The line of dusty towns along Peru’s southern coast might not look much upon
Straight down the Pan American Highway from Lima, the town of Pisco doesn’t offer much of interest, so it’s no wonder that most bypass it for neighboring Paracas. It’s from here that two-hour
Dubbed the “Poor Man’s Galapagos”, these rocky islands are a riot of toddling Humboldt penguins, dozing sea lions, colonies of rare blue-footed boobies and lots of stinky guano.
As the boats cruise around the rocks, keep an eye on the water, too: between August and October, you might spot Humpback whales.
Across the bay, the barren dunes of Reserva Nacional Paracas are similarly remarkable for wildlife: over 200 bird species, including Chilean flamingos, have been sighted. The best viewing is at dawn at the bay outside the museum, located 1.5mi (2.5km) from the main entrance.
There are facilities for camping here, but check in with the park ranger for safety updates, as robberies have been known in the reserve.
Home to Peru’s national spirit, Ica’s a great place to spend an afternoon learning about and tasting the local tipple. 20 minutes away by taxi, Hacienda Bodega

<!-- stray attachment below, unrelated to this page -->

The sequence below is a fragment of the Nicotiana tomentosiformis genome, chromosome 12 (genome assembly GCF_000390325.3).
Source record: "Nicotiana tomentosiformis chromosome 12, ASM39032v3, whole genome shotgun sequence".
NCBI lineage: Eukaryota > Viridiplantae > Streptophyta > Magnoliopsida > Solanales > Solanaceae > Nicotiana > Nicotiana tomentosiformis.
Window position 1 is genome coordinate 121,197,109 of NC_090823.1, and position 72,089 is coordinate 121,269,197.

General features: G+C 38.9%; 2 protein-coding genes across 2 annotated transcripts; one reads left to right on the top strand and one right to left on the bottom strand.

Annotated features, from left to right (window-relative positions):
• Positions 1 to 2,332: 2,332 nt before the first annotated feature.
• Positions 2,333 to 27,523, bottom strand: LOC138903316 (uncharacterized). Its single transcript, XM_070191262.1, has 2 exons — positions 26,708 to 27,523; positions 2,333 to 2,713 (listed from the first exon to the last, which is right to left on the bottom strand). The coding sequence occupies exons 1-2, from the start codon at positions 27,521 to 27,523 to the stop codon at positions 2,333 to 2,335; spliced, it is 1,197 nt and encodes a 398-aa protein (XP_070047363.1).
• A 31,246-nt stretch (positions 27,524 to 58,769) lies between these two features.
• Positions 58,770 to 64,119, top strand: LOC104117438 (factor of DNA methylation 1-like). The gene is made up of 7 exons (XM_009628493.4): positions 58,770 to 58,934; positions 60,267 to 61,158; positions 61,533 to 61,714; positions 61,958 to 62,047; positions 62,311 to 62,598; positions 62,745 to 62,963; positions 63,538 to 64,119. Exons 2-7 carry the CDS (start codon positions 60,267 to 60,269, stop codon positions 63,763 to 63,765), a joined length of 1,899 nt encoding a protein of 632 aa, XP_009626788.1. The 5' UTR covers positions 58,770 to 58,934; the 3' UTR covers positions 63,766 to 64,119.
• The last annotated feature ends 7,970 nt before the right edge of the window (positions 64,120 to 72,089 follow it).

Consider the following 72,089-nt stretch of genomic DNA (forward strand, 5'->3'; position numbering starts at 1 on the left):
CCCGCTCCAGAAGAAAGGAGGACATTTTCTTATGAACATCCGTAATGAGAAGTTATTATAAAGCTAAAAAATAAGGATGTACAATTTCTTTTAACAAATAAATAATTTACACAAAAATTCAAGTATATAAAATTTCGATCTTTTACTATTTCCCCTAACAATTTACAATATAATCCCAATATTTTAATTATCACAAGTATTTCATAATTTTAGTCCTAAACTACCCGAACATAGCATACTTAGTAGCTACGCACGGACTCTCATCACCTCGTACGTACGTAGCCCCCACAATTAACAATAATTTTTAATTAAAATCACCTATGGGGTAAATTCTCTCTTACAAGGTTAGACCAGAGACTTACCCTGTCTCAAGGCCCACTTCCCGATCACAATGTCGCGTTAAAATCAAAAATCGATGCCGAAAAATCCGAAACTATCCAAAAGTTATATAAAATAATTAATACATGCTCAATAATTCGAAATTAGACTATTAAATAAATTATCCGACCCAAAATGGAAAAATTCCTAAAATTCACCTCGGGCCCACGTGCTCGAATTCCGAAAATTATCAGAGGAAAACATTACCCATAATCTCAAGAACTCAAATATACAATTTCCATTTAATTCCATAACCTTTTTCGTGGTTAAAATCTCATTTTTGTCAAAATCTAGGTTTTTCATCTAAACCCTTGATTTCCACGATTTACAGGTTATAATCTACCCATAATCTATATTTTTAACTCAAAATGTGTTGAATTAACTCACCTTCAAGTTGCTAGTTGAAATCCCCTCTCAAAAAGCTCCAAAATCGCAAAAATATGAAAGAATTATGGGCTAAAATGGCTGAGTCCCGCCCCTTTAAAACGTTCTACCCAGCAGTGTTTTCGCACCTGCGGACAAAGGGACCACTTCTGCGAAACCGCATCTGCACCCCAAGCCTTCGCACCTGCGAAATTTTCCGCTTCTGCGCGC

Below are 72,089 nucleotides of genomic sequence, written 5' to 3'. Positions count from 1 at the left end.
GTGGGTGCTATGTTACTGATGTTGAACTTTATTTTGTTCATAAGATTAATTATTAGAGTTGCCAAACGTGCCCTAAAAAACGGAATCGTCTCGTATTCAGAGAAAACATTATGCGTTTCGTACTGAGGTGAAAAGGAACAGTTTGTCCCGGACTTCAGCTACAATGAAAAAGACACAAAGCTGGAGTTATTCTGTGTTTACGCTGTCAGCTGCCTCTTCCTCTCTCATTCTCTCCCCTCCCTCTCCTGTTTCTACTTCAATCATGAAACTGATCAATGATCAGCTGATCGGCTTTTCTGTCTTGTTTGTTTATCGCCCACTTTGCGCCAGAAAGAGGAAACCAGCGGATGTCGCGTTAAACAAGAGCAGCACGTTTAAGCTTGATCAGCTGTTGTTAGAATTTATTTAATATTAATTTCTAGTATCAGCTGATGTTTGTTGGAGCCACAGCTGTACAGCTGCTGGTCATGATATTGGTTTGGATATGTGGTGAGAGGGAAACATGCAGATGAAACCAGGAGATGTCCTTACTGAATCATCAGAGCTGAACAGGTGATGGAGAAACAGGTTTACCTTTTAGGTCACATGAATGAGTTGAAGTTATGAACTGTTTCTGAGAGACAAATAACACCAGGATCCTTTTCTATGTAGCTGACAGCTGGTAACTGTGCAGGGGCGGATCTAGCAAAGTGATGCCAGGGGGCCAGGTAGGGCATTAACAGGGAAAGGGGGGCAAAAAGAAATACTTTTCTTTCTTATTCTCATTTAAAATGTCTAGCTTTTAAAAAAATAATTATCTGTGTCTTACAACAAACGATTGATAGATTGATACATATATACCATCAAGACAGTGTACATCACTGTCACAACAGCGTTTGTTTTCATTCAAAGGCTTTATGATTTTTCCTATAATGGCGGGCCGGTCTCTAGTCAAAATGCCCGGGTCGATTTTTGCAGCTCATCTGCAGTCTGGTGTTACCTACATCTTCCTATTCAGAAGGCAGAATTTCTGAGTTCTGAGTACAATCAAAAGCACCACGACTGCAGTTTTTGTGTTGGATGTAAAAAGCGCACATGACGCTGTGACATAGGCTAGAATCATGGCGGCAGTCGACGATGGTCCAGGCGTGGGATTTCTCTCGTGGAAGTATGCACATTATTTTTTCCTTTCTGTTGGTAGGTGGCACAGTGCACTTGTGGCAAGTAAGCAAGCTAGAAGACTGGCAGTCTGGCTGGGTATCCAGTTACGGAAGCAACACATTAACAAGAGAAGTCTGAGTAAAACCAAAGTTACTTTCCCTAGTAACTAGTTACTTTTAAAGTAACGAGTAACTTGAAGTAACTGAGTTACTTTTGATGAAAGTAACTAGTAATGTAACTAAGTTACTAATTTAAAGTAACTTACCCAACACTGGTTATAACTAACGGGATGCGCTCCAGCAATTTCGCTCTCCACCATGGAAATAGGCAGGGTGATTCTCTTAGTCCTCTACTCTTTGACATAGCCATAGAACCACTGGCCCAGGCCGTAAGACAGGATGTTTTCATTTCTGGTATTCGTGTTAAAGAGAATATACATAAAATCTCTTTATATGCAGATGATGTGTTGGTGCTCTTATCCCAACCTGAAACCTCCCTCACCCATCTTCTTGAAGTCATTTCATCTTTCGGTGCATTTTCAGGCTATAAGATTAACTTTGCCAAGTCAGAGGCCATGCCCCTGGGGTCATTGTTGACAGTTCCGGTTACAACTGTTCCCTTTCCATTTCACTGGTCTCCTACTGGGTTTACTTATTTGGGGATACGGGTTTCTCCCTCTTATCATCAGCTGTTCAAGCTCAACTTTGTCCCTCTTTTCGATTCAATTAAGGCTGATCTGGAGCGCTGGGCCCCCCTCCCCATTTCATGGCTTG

For a more active adventure, it’s a ten-minute taxi journey from Ica to the mirage-like town of Huacachina. A disorientating array of hostels and restaurants have sprung up around a small lagoon wedged between sand dunes. While it’s less of an oasis of calm than previously, it remains Peru’s ultimate sandboarding destination.
Tours (S/. 50 or
If you’re happier on two feet, stretch your legs with a sweaty 20-minute climb to the dune above the town; it’s the place to watch the otherworldly landscape disappearing into the hazy dusk at sunset, or the spray of sand as the pros shred down the slope.
Accommodation for all price ranges is available, but as the lagoon isn’t ideal for swimming, consider splurging on a place with a pool; it gets fiendishly hot here during the day.
One of Peru’s most recognizable ancient landmarks, the tantalizingly mysterious, UNESCO World Heritage Nazca lines comprise 300 geometric shapes carved into the desert by a long-vanished culture – and no one really knows why.
Skip the viewpoint 12.5 mi (20km) north of Nazca – the lines are far better seen from the air. 30-minute, five-seater airplane trips (S/. 261 or
Use these suggestions for booking with a reputable airline in Nazca, as it’s not worth risking your life to save a few soles.
Action-packed Lunahuaná is a newcomer on Peru’s tourist scene. This slice of green in the barren dust of the desert runs parallel to the ribbon-like Río Cañete.
A bit further south along the main highway, Chincha has a unique heritage: it’s home to the descendants of black slaves brought from Africa by the Spanish.
For the best insight into their criollo culture, visit during the Verano Negro festival in February or Fiesta de las Danzas Negras in November, when the town erupts into a chaotic whirl of dancing, music
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